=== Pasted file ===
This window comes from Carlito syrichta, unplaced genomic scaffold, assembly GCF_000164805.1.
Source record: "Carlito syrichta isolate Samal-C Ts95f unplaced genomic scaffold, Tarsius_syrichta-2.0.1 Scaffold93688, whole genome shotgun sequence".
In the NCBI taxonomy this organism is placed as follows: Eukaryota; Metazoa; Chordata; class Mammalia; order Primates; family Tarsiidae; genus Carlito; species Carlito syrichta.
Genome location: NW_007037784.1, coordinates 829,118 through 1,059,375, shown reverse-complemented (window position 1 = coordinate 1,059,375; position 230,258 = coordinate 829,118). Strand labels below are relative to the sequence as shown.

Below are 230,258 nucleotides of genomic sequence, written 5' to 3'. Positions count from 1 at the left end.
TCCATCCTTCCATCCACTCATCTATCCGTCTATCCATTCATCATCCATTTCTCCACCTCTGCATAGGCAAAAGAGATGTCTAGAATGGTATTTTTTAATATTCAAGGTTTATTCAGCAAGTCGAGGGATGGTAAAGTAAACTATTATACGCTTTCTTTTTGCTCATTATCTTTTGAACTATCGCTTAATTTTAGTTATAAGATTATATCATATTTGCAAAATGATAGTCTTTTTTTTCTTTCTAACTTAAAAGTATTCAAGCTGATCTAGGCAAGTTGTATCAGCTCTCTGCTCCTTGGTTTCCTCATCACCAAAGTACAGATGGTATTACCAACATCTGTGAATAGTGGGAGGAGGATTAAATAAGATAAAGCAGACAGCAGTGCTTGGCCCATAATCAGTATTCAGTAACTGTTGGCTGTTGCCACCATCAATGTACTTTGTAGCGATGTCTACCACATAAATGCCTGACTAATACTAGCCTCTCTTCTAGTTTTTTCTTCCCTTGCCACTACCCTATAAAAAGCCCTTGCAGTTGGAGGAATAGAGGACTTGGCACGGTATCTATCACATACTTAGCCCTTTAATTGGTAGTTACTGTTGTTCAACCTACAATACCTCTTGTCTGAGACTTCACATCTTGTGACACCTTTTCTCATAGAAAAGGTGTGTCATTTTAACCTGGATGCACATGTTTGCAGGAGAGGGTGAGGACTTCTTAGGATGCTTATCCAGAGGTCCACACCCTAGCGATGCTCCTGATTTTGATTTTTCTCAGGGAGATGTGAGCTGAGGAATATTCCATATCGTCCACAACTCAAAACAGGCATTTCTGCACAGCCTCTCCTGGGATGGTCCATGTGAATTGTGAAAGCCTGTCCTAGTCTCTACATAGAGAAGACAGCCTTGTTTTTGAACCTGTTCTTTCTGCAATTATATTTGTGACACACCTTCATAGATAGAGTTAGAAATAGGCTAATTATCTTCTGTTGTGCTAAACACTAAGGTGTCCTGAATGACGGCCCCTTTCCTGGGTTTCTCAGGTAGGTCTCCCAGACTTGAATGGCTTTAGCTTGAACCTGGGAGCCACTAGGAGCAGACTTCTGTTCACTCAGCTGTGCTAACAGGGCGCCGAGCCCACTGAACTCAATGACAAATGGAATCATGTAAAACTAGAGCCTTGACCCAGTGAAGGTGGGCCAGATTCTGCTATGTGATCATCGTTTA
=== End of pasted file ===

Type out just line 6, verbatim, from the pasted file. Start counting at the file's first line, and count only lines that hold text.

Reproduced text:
TCCATCCTTCCATCCACTCATCTATCCGTCTATCCATTCATCATCCATTTCTCCACCTCTGCATAGGCAAAAGAGATGTCTAGAATGGTATTTTTTAATATTCAAGGTTTATTCAGCAAGTCGAGGGATGGTAAAGTAAACTATTATACGCTTTCTTTTTGCTCATTATCTTTTGAACTATCGCTTAATTTTAGTTATAAGATTATATCATATTTGCAAAATGATAGTCTTTTTTTTCTTTCTAACTTAAAAGTATTCAAGCTGATCTAGGCAAGTTGTATCAGCTCTCTGCTCCTTGGTTTCCTCATCACCAAAGTACAGATGGTATTACCAACATCTGTGAATAGTGGGAGGAGGATTAAATAAGATAAAGCAGACAGCAGTGCTTGGCCCATAATCAGTATTCAGTAACTGTTGGCTGTTGCCACCATCAATGTACTTTGTAGCGATGTCTACCACATAAATGCCTGACTAATACTAGCCTCTCTTCTAGTTTTTTCTTCCCTTGCCACTACCCTATAAAAAGCCCTTGCAGTTGGAGGAATAGAGGACTTGGCACGGTATCTATCACATACTTAGCCCTTTAATTGGTAGTTACTGTTGTTCAACCTACAATACCTCTTGTCTGAGACTTCACATCTTGTGACACCTTTTCTCATAGAAAAGGTGTGTCATTTTAACCTGGATGCACATGTTTGCAGGAGAGGGTGAGGACTTCTTAGGATGCTTATCCAGAGGTCCACACCCTAGCGATGCTCCTGATTTTGATTTTTCTCAGGGAGATGTGAGCTGAGGAATATTCCATATCGTCCACAACTCAAAACAGGCATTTCTGCACAGCCTCTCCTGGGATGGTCCATGTGAATTGTGAAAGCCTGTCCTAGTCTCTACATAGAGAAGACAGCCTTGTTTTTGAACCTGTTCTTTCTGCAATTATATTTGTGACACACCTTCATAGATAGAGTTAGAAATAGGCTAATTATCTTCTGTTGTGCTAAACACTAAGGTGTCCTGAATGACGGCCCCTTTCCTGGGTTTCTCAGGTAGGTCTCCCAGACTTGAATGGCTTTAGCTTGAACCTGGGAGCCACTAGGAGCAGACTTCTGTTCACTCAGCTGTGCTAACAGGGCGCCGAGCCCACTGAACTCAATGACAAATGGAATCATGTAAAACTAGAGCCTTGACCCAGTGAAGGTGGGCCAGATTCTGCTATGTGATCATCGTTTA